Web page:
Tuesday, October 30, 2007
Another glorious exploitation of the NYPL, I borrowed this in the same Shteyngart batch to read in 20 days. At this point I must profess I am somewhat saturated by satire, Russian culture, and the author.
A large portion of this book the author devoted to himself, or his literary incarnation of Jerry Steynfarb author of the the Russian Arriviste's Hand Job. Amusing, yes. Noteworthy literary achievement, no.
Half of this book is a discussion of food, which is to my liking. The author crams sturgeon, vodka, and whatever else restaurants can conjure to feed a 325lb man. Shteyngart shows some breadth here, creating completely different character from V.Grishkin of the last book.
Amidst the absurdity of Abusrdistan, mockery of Hunter College (who's students are poor and impressionable), and the nativity of the protagonist, the book two punchlines:
1. It's all a sham: There is no oil and everything is a corporate machination.
2. The bigger punchline is that of Jewish-Russian parental love and attachment. This seems to be a recurring theme in Shteyngart's work and servers as its main redeeming feature. While this invokes embarrassment (Sixty-Nine Cents, short story in the New Yorker 'Food' issue) or annoyance (Débutante's Handbook), it's ultimately heart warming. While it's possible to explain slang, gangsters, and soviet life, unconditional parental love seems to be out of scope.
All I have to say:
Humongous G ... bitches!
Tuesday, October 23, 2007
For me this book symbolizes freedom, a sense of accomplishment, and a borderline obessive-compulsive joy of finishing things I've started but abandoned.
I picked the book up originally from the BPL based on Igor's ranting and recomendations. It turned out to be a delightful read (I'm still waiting on payback for Almanac Of The Dead) but I was unable to split my time between last semester of school, a master's thesis, and a book. I tend to be a very absorbed and dedicated reader.
I was very conflicted about giving up the book so I ended it on the boundry between New York and Prava, Republic Stolovaya.
The NY portion I found a little hard to digest partially because it's too crammed with witty remarks and side comments and partially because the experience is too familiar. While I have not yet reached the protagonist's stage of life, I have survived through similar circumstances.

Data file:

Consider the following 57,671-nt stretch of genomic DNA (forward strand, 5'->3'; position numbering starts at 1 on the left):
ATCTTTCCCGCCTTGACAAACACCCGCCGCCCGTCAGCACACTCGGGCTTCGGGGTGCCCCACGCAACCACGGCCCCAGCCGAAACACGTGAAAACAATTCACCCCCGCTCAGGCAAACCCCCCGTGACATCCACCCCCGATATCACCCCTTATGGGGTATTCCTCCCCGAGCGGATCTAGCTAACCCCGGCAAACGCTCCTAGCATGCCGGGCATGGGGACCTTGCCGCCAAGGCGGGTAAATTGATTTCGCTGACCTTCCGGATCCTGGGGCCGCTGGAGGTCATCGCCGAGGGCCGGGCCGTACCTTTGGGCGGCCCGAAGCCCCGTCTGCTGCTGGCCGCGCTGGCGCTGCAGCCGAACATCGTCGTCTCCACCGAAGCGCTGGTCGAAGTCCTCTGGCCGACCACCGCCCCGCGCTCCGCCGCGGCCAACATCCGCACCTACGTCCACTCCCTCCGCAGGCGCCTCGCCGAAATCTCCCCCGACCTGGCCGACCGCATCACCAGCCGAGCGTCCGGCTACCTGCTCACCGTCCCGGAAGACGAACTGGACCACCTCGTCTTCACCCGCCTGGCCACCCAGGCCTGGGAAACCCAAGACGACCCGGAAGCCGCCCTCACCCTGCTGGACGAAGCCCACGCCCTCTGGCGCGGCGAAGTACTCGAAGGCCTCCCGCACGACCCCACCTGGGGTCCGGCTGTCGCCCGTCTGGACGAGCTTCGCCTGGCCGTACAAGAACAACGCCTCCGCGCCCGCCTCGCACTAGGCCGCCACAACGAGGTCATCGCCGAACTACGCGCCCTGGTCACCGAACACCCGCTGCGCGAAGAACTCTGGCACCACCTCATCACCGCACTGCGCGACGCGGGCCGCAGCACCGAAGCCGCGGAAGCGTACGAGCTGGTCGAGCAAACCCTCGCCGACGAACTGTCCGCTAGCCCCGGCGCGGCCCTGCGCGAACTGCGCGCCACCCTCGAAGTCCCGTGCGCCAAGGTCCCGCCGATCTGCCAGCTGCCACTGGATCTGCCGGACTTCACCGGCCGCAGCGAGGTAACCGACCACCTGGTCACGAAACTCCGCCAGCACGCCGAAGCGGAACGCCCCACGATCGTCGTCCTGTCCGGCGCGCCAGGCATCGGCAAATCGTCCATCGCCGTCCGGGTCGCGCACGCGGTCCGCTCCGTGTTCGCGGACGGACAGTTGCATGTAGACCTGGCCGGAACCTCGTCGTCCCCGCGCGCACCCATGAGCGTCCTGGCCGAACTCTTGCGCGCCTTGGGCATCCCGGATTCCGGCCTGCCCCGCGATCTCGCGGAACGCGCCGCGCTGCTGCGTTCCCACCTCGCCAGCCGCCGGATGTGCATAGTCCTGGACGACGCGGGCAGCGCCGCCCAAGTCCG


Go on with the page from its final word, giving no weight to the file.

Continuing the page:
I picked up the book again, a Master of Science in Computer Science and a Software Engineer and found it to be a more pleasant and enjoyable read. The book came from the NYPL and I still owe the BPL ~$20. The MidManhattan NYPL branch is 2 blocks away from work, so I made due with a library card.
Fully stocked with $1 honey roasted street peanuts and a lemon Snapple from work, I embarked on this glorious quest of picking where I left of 7-ish months ago.
The Prava chapter seems a bit unrealisitic and slightly too believable at the same time. Perhaps I have not been to Europe for the book to be set in better context. Apparently I found myself in Norwalk, CT instead.
Tuesday, October 2, 2007
Monday, October 1, 2007
Read it after my dad in about two weeks. Great literature to read during August 2007 Credit Crunch. The market situation resembled the shenanigans in the book: same words, same money, same problems, same solution, same assholes.
While a bit too long, the book goes to great length to heighten the suspense and stretch the pleasure of the inevitable collapse. It's as if the author takes some pleasure in prolonging the enviable and using foreboding language. It goes to some length to explain the finance and math involved. It's hard to say whether the characters arrogance was correctly captured, justly portrayed, or accurately reported.
This was a 'class' assignment during training for work. The book starts off strong with good style suggestions, clever ideas, and funny interjections. It's a well written book, with many of what I felt are good points. However, I have managed to come up with some harsh words for it:
- Its exactly not what it's promises to be: pragmatic
- As many 'punchline' books do, this one starts of strong with a pre-boiled set of points, and keeps chewing on them for the rest of the book.
- In the spirit of above, the later chapters of the book lose focus and discuss some minor irrelevant points.
- It feels like a 20% auto-summary of every blog post on JoelOnSoftware